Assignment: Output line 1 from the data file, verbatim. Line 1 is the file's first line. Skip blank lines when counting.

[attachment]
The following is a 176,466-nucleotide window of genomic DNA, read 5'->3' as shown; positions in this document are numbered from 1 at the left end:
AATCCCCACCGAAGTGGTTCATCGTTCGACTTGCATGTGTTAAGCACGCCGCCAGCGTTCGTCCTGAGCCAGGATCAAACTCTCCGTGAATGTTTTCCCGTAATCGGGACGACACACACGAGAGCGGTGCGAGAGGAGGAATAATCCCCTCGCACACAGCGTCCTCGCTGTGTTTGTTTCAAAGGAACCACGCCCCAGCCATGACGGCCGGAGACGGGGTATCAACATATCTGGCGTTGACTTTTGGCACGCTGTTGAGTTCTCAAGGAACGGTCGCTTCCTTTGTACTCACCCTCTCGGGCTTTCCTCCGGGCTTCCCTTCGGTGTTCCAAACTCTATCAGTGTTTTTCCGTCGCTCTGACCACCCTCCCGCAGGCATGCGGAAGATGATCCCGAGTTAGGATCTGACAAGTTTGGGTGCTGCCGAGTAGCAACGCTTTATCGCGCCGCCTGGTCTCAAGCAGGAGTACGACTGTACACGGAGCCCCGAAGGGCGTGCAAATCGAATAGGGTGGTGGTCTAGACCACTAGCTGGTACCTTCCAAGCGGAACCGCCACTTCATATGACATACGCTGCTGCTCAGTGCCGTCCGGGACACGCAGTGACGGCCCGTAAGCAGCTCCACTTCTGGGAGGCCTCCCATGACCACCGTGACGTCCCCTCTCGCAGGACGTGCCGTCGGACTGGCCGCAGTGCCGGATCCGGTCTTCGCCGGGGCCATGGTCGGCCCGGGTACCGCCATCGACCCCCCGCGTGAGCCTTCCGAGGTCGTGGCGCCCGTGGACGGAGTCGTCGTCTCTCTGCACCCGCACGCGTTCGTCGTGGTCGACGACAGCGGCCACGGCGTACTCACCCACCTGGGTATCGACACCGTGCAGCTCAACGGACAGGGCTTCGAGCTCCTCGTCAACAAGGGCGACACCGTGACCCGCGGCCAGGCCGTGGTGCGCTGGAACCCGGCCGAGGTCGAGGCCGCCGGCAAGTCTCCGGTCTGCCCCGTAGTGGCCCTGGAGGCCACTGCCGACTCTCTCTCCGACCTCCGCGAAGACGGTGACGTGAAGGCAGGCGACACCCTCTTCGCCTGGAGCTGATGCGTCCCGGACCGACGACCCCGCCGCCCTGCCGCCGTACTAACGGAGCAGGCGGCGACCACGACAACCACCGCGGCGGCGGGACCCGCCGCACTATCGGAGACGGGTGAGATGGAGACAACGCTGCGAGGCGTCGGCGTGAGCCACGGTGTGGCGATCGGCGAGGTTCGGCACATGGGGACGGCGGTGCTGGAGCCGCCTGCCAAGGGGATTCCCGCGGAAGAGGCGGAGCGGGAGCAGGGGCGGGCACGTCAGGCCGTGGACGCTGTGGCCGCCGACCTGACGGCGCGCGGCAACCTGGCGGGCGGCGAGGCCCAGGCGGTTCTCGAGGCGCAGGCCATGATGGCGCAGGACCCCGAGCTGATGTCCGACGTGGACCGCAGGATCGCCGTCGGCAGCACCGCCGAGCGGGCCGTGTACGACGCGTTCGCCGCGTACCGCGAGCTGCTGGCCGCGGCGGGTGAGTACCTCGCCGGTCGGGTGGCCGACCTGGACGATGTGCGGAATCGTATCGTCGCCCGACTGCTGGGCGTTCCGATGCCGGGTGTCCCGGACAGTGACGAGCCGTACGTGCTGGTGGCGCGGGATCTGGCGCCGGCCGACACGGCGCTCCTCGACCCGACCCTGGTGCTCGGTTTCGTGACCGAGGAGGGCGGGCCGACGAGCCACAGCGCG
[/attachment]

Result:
The following is a 176,466-nucleotide window of genomic DNA, read 5'->3' as shown; positions in this document are numbered from 1 at the left end: